Peter closes his letter to those of like precious faith with these words of encouragement to mature in the grace and knowledge of their Savior: “But grow in grace, and in the knowledge of our Lord and Saviour Jesus Christ. To him be glory both now and for ever. Amen” (3:18). In the words of John Calvin, “He also exhorts us to make progress; for it is the only way of persevering, to make continual advances, and not to stand still in the middle of our journey; as though he had said, that they only would be safe who labored to make progress daily.”
The Bible Song, Psalm 92, begins “It is a good thing to give thanks unto the Lord, and to sing praises unto thy name, O most high.” Verses twelve through fourteen give us reason to give thanks to God, “The righteous shall flourish like the palm tree: he shall grow like a cedar in Lebanon. Those that be planted in the house of the Lord shall flourish in the courts of our God. They shall bring forth fruit in old age; they shall be fat (fresh) and flourishing.” The assurance comes from God that there will surely be blessings. God’s children are compared to the tree that grows like a cedar of Lebanon. Though we may seem to be weak and burdened at times, in this world of dark wickedness, the church of our Lord and Savior will become as stately and strong as these Lebanon trees. We are planted in the very household of God, in the very courts of the triune and majestic Lord. It is in the fellowship of believers that we, even in our old age, shall know the freshness of life, flourishing in the word and communion of our Lord. Verse fifteen gives the intent or objective of this growth: “To show that the Lord is upright; he is my rock, and there is no unrighteousness in him.” We declare, in our growth in grace and knowledge of our Lord, the wonder and beauty of righteousness which is Christ’s alone. This is that righteousness which is imputed to us, justifying us before our Father in heaven that we are his.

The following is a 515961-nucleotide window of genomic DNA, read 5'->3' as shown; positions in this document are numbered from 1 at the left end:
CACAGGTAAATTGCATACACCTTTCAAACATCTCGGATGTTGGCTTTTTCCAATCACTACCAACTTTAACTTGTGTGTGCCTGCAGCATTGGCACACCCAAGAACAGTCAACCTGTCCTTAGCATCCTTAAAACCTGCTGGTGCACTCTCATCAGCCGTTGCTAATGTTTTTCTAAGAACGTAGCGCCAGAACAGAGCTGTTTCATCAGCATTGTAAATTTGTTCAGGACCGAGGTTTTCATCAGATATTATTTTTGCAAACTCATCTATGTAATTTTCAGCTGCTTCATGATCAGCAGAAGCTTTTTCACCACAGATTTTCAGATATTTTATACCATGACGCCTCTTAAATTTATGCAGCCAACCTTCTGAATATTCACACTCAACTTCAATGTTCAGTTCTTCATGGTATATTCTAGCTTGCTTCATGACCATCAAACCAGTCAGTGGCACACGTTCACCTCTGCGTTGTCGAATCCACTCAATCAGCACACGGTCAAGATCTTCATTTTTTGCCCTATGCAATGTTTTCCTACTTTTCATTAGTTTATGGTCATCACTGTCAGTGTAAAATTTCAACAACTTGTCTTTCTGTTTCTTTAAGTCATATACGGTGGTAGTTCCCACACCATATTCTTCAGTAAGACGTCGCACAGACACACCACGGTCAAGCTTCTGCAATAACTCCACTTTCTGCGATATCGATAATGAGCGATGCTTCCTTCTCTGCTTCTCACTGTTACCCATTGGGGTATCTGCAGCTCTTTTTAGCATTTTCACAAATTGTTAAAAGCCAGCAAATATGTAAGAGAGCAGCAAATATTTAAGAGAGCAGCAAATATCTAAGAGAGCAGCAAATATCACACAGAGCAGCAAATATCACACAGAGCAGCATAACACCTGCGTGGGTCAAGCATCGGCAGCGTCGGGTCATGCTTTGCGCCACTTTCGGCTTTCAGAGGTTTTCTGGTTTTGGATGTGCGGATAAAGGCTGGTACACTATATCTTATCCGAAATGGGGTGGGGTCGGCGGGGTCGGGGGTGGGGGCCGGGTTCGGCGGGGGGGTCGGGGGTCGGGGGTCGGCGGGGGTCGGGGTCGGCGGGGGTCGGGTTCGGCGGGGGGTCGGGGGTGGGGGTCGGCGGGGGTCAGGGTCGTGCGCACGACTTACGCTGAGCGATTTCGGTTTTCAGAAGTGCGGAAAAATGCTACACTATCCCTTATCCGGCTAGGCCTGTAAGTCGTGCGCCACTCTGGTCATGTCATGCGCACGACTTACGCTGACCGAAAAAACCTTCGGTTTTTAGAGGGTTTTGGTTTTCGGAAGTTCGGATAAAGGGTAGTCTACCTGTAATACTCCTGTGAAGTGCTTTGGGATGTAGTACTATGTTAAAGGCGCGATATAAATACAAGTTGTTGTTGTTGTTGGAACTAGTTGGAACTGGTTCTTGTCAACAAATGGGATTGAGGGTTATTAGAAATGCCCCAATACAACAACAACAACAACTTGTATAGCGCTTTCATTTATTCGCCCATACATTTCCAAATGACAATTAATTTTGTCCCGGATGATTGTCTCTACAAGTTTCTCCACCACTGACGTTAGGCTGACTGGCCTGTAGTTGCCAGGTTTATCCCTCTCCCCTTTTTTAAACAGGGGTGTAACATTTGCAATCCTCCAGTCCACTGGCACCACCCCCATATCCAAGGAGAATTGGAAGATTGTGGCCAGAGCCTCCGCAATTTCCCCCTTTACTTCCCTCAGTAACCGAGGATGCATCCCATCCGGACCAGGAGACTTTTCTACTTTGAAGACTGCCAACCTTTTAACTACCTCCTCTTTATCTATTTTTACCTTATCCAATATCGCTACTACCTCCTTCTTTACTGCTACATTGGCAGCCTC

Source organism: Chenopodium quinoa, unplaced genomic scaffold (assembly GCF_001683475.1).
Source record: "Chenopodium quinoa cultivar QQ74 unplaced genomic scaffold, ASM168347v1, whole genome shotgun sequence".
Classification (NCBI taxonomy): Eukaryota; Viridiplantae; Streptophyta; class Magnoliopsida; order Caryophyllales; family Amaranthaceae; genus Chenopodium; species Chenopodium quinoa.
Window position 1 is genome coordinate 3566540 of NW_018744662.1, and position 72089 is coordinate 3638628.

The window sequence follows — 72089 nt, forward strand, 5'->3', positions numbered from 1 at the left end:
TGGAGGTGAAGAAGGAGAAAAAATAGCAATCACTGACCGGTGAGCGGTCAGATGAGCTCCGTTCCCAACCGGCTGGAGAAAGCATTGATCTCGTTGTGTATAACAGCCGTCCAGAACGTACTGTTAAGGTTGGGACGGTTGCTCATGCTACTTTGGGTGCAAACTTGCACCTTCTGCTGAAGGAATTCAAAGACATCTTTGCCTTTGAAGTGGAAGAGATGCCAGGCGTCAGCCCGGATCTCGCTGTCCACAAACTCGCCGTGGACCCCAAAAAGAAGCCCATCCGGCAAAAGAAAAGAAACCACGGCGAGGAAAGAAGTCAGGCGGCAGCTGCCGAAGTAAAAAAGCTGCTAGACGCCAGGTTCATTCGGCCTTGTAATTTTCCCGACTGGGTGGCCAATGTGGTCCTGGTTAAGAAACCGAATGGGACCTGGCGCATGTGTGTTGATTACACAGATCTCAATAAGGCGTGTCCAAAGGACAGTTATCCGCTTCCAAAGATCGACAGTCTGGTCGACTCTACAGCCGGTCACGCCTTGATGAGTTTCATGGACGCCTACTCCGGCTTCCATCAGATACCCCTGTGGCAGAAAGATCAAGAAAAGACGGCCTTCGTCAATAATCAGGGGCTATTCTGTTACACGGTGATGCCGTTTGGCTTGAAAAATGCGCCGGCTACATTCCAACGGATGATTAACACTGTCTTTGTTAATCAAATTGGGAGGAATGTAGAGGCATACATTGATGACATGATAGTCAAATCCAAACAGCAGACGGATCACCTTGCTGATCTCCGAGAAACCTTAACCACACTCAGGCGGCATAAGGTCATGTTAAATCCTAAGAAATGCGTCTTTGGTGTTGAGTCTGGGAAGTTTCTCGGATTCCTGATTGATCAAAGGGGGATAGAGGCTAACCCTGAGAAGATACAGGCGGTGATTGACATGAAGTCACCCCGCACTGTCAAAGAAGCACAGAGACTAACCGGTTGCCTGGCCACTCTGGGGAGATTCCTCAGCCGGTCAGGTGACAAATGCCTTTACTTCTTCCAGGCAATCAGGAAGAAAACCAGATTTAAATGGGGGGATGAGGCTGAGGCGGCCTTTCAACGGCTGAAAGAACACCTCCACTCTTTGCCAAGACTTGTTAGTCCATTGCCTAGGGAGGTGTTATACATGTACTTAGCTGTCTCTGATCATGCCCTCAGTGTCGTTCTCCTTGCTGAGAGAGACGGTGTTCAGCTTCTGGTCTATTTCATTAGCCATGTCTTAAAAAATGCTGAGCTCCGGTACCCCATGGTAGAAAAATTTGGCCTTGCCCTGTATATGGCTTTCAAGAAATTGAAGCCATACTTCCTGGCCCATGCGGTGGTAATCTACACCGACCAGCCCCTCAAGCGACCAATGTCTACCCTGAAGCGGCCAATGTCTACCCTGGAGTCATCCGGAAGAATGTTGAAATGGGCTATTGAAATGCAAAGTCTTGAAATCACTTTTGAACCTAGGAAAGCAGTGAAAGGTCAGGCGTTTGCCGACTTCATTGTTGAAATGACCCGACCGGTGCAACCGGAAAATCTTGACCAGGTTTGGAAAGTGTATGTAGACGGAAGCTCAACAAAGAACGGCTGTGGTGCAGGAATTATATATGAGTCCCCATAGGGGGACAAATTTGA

As with the first epistle of God’s apostle, Peter encourages us to stir up our pure minds by way of reminder, in order that we “may be mindful of the words which were spoken before by the holy prophets, and of the commandment of us, the apostles of the Lord and Saviour.” Peter is speaking to those who have a “pure”—sincere, genuine—faith faith in Christ, who have tasted of the righteousness of their Savior, who have been taught by the word of God. Christians ought to care for their faith as they do their bodies, understanding the need to exercise faith and body. Our faith-exercise has to do with our hunger and thirst after righteousness, desiring the meat of God’s Word, that we may be able to deal with the scoffers who are among us, not “walking according to their own lusts.”